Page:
More than 2,000 people marched through the streets of Kfar Saba in the city’s first-ever pride march last Friday. This achievement, however, had been in doubt just days earlier. The local police had demanded that the organizers pay for the construction of a six foot high fence along the main street to protect (and to conceal) the marchers. The local organization could never have afforded the $7,500 cost and saw no reason for such a high fence.
The organizers, together with Association for Civil Rights in Israel (ACRI) and The Aguda – Israel’s LGBT Task Force petitioned the High Court of Justice. Knowing that they would face scrutiny from the court, the police withdrew all of their demands and the march went ahead as planned.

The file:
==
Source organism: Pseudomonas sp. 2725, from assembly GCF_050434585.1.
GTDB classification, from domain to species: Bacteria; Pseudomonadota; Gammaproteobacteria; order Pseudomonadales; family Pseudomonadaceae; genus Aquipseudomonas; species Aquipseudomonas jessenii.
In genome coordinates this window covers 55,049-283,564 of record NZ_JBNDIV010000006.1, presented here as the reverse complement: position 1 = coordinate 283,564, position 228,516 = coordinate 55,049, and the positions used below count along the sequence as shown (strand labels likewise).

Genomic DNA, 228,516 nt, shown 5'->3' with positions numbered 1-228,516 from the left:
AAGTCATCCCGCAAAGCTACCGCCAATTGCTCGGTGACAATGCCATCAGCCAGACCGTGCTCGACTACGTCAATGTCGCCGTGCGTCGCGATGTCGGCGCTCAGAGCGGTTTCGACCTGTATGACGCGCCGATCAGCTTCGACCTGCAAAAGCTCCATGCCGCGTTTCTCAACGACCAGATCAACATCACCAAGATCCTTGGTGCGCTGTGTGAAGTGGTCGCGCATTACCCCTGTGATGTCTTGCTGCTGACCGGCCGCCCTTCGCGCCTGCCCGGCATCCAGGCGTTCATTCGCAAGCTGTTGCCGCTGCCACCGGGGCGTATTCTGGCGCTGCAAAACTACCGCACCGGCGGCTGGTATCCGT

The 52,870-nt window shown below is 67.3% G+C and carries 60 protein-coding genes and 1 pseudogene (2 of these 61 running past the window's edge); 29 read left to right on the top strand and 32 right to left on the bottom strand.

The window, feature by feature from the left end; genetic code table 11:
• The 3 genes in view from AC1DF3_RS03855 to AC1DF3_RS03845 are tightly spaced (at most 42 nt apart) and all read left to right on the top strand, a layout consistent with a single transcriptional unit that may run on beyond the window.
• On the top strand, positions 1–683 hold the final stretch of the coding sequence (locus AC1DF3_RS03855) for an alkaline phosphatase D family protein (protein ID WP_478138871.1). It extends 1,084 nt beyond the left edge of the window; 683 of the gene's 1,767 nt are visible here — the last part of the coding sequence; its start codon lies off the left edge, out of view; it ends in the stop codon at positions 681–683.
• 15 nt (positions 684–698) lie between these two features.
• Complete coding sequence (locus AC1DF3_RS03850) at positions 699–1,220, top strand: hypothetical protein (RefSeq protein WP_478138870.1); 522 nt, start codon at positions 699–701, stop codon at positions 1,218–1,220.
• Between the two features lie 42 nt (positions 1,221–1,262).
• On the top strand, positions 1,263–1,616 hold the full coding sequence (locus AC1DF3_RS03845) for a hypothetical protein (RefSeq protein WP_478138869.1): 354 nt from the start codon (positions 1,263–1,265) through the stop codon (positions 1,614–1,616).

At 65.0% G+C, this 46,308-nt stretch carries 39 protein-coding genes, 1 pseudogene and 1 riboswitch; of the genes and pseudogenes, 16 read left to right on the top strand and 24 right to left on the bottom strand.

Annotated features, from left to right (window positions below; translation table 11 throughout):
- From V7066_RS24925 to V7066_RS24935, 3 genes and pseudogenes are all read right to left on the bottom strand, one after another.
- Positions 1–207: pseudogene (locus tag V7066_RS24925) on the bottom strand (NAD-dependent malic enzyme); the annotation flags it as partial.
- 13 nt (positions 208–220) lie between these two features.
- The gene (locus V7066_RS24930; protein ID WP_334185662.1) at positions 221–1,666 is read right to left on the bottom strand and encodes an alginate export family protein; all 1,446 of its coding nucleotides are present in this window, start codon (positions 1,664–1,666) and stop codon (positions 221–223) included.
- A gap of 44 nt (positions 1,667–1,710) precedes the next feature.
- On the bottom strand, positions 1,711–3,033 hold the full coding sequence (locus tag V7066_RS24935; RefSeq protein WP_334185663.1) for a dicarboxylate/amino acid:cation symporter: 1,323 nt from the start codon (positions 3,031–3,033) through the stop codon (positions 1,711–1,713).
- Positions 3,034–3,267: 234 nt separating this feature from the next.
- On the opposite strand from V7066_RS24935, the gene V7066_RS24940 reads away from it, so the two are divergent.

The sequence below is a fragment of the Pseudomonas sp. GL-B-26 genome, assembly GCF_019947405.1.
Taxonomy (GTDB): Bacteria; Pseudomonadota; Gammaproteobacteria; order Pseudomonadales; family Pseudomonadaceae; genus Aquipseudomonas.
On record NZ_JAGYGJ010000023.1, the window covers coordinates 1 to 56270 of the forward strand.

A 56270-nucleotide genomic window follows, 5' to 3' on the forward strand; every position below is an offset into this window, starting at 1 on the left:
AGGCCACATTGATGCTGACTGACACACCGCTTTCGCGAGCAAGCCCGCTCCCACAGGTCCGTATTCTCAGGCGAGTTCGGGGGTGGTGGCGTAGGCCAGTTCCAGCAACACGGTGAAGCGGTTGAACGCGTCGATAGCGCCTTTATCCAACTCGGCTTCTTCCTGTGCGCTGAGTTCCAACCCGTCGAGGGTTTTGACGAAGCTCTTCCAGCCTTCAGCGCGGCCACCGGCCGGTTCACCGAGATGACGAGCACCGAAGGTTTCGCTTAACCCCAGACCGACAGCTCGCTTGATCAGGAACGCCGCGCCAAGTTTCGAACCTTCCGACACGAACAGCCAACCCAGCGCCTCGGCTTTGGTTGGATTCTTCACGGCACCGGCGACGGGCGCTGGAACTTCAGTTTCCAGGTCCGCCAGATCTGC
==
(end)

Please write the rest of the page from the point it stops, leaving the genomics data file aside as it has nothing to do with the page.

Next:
Maya Chagi, 18 years old, one of 50 local LGBTQ young activists who organized the event said, “The fact that we can march through the main street of our city and see that so many people support us strengthens my feeling of confidence.”
Pride marches are scheduled for eight other Israeli cities in the coming weeks: Tel Aviv (June 8), Haifa (June 22), Be’er Sheva (June 28), Rishon LeZion (June 29), Ashdod (July 6), Hadera (July 13), Rehovot (July 19), and Jerusalem (August 2).